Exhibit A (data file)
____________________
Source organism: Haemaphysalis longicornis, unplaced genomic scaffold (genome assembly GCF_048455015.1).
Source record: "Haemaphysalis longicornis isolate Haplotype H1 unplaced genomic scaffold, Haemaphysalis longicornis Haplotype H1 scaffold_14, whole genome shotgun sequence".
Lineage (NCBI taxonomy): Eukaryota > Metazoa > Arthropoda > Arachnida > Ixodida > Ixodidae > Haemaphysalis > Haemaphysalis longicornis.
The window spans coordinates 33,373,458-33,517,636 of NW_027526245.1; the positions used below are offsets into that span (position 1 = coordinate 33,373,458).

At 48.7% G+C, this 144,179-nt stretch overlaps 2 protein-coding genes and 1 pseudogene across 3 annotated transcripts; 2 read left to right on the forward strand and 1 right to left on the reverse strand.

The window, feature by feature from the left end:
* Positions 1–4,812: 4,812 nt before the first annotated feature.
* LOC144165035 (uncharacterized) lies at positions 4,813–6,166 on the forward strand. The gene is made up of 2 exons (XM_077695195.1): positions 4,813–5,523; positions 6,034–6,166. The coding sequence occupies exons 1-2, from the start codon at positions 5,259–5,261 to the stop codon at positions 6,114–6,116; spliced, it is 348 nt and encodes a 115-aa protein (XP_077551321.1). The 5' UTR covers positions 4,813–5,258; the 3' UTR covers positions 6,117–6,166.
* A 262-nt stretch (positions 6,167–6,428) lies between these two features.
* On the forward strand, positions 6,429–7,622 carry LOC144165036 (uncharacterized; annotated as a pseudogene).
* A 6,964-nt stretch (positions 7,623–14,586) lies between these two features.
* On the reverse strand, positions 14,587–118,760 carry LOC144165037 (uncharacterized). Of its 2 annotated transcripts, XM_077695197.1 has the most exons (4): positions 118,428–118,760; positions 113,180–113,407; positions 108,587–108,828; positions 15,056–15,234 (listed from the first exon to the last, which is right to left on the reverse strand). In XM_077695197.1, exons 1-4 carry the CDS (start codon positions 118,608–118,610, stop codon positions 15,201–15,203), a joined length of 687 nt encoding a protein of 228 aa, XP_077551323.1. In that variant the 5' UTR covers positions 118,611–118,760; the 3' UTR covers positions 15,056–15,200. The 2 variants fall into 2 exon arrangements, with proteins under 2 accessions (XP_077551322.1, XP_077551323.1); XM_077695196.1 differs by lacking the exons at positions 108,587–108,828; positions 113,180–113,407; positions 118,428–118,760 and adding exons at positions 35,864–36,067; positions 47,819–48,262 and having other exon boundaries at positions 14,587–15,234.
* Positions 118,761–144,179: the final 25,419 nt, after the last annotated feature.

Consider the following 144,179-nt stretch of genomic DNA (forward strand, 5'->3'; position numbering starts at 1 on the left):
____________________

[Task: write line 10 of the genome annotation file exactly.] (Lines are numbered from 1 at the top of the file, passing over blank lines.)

* On the forward strand, positions 6,429–7,622 carry LOC144165036 (uncharacterized; annotated as a pseudogene).